Ten Easy Steps to a Customer-Friendly Tennis Facility
Top retailers spend a considerable amount of time researching and analyzing what motivates the consumer to make a buying decision. Much of this research reveals that buying decisions are oftentimes emotionally based. We first want something, and then we rationalize the decision to buy it.
Successful retailers capitalize on this aspect of buying by making their customers feel comfortable and at home in their stores. And this same concept can hold true for tennis facilities looking to attract and keep new customers.
By tradition, some tennis facilities and their personnel can give off an intimidating appearance for newcomers. Perhaps it’s putting forth the image that tennis is “stuffy” or for the “elite.” Perhaps it is a facility that is “dated” and just needs a renovation to keep pace with the times. There could be a myriad of other reasons, but the result is that many new customers never get up enough courage to come in. If they do, they feel uncomfortable and leave quickly — empty-handed.
A large part of customer service is creating a seamless experience. When customer expectations are met or exceeded, the result is exponential growth in both revenue and customers. With the Tennis Welcome Center campaign, the idea is for new and returning players to have a fun, friendly, non-threatening first experience in tennis, so they’ll continue to play the game.
Below are some tips designed to make your facility customer-friendly.
It’s what happens after the customer arrives that determines whether you’ll keep them. Welcome customers with great people, great attitudes, and an inviting environment. Get them involved with your programs and staff. Get to know them, not only as customers, but also as people.
They’ll buy, they’ll come again, and they’ll tell their friends and neighbors.
- Website: If you have a website, create and manage a dedicated area on your home page for new players or former players looking to get into tennis. Provide easy-to-follow information about programs, events, and services for newcomers.
- Telephone: This is generally where the “first impression” comes from. Think pleasantry, sincerity, and brevity. Work to train phone staff on all available programs and services. Remember, you are sending a visual snapshot of your tennis operation through the telephone line.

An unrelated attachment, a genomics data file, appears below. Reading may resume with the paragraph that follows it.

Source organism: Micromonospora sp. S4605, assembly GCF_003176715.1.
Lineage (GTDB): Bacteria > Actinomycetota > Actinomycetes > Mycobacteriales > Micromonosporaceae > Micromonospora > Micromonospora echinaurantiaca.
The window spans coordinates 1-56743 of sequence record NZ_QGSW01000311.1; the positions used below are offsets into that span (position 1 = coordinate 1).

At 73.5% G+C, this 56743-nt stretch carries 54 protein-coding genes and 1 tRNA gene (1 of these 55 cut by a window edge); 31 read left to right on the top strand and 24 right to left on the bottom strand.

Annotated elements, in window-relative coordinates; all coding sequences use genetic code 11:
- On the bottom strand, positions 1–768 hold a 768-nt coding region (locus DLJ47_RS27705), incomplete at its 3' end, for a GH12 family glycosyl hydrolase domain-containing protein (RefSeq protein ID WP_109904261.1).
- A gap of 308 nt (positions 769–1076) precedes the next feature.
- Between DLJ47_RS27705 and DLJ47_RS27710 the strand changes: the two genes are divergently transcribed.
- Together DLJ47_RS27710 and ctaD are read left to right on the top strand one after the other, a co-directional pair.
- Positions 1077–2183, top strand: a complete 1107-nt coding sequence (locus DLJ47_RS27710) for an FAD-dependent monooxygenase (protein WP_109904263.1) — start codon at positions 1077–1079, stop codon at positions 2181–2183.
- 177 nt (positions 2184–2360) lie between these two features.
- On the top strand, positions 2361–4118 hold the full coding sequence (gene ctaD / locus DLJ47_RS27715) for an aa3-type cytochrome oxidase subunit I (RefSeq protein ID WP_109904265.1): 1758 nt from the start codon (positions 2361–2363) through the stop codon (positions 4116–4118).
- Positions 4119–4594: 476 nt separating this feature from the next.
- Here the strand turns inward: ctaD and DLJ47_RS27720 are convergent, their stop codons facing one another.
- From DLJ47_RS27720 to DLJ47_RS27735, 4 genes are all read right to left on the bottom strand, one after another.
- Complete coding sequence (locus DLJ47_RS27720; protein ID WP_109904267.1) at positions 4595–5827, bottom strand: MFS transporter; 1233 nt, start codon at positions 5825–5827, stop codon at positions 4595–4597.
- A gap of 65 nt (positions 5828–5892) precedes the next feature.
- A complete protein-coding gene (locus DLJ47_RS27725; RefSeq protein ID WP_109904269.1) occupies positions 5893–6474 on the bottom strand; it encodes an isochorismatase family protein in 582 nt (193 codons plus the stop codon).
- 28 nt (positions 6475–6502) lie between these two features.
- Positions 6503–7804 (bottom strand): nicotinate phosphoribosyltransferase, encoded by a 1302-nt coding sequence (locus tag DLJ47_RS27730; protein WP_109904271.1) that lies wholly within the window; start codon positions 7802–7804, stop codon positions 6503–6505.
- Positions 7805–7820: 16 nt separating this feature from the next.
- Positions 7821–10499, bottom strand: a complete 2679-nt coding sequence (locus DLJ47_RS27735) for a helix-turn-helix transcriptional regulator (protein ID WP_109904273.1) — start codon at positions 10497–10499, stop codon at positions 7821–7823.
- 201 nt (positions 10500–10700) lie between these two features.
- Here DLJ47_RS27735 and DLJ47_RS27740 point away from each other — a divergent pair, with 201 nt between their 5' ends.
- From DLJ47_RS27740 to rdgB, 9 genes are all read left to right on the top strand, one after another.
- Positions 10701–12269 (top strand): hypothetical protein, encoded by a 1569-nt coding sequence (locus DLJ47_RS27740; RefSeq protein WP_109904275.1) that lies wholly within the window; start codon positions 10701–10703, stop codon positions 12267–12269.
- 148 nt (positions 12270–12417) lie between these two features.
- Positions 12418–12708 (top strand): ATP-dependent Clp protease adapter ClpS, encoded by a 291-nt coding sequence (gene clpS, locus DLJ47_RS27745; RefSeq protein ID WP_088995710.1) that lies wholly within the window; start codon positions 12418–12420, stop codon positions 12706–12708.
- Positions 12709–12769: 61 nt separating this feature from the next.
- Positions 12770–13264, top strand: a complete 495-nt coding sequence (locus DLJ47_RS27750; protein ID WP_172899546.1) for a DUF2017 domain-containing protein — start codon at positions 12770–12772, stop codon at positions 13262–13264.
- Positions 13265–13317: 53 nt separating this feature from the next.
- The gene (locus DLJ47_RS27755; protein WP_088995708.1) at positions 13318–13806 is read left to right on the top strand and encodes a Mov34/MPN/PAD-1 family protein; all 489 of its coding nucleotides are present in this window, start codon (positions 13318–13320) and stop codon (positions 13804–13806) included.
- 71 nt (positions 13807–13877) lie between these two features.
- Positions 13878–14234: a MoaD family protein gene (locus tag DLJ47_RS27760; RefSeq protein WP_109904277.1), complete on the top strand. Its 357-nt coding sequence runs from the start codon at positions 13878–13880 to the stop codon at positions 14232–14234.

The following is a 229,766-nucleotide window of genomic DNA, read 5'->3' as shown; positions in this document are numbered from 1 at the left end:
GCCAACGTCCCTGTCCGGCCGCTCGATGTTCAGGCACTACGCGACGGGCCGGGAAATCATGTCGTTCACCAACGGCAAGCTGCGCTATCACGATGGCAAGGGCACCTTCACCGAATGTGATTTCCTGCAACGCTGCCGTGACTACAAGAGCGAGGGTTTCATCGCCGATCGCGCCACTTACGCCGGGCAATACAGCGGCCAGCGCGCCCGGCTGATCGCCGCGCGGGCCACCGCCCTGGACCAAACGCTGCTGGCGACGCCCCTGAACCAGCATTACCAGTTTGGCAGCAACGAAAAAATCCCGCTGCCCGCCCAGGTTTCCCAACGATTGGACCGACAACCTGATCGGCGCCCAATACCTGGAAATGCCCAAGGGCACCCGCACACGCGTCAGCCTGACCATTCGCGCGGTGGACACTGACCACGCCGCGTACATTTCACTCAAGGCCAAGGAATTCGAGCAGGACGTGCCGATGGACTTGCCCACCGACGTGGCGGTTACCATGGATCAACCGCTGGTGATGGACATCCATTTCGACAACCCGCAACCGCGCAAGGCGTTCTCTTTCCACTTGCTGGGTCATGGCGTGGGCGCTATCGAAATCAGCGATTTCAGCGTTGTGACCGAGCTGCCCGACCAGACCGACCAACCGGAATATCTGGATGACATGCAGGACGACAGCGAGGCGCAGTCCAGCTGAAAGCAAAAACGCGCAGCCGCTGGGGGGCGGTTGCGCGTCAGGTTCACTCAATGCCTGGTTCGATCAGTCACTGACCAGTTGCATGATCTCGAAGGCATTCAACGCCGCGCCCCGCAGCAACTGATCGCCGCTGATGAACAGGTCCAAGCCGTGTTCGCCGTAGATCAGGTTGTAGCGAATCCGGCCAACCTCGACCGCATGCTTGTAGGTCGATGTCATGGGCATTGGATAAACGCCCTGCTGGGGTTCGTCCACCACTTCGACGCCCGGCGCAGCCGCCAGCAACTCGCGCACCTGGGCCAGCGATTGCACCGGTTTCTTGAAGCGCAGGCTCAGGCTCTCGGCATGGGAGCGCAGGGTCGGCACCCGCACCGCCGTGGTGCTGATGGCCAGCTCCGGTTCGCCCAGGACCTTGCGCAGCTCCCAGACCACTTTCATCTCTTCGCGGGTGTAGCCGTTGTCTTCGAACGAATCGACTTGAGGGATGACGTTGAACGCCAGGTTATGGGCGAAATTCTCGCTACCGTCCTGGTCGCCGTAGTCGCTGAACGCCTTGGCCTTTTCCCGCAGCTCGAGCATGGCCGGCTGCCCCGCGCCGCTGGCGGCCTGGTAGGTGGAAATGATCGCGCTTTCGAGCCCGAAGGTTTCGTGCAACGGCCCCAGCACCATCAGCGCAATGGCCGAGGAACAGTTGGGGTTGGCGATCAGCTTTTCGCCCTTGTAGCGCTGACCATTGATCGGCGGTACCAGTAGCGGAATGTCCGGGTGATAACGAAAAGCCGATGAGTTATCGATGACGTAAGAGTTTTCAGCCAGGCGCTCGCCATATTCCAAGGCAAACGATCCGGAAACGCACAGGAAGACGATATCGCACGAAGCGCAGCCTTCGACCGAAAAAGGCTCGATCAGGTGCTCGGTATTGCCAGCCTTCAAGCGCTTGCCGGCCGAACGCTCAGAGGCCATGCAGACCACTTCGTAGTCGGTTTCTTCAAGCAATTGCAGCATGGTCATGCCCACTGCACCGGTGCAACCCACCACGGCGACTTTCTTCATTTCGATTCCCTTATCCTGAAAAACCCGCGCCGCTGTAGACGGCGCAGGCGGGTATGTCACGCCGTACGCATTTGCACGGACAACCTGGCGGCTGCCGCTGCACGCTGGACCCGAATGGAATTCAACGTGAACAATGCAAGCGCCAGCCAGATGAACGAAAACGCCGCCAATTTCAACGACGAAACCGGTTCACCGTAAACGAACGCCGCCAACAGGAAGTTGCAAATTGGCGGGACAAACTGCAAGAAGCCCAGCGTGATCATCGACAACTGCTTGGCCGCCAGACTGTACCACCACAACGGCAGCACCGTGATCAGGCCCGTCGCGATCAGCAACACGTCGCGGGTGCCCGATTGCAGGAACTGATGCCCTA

- Facility Entryway: By creating an exciting and visually appealing entryway, you can create a secondary “first impression” with the customer. Consider window displays, creative landscaping, fresh flowers, and exterior signage to direct newcomers and visitors to the appropriate area.
- Greet Customers Warmly and Genuinely: We’ve all been in stores where we feel like intruders. Make every effort to approach the new customer as soon as possible and let them know you are there to help.
- Set the Tone With Music: Soft jazz or mood music can create a warm and relaxing environment for your facility and help put customers at ease.
- Create a New Player Area: Develop a special area within your facility to showcase information, photos, and special activities designed for new players and new customers.
- Create a New Player Guide: Have informative packets available for inquiring customers and new players to acquaint them with your facility and the policies and procedures. Also include discount coupons for new equipment and programs.
- Display Prices and Programs: Consumer radar (suspicion) goes up if the customer has to inquire too much about the pricing structure. Have a list of available programs and pricing clearly displayed and available.
- Help Educate Your Customers: One of the most often overlooked and best ways to gain customers is to be the information provider. Consider providing complimentary information on health and wellness, nutritional tips, tennis vacations, tennis instruction, how to choose a tennis racquet, etc. Once you are perceived as the trusted expert, you have a customer for life.
- Get Personal: Let your customers get to know the people behind the scenes. A simple biography and photo of staff members, including their hobbies and personal interests, can prove helpful to relationship-building. Also, work to arrange opportunities for staff to spend time on the tennis court with the customers they serve.
See all articles by Glenn Arrington
About the Author
Glenn Arrington is the USTA's product manager for Tennis Welcome Center, and is a PTR and USPTA pro.
TI magazine search
TI magazine articles
- Our Serve: Eye on the Ball
- Our Serve: Creating That Collaborative Spirit
- Industry News
- Pioneers in Tennis: David Benjamin — College Tennis’s Leading Man
- Retailing 139: Why Fitting Rooms Matter!
- Lake Nona: The ‘New Home for American Tennis’ Takes Shape
- Facility Management: 34 Ways To Grow Tennis Club Membership
- Apparel: Fashions That Are a Smashing Success
- Footwear: Fancy Footwork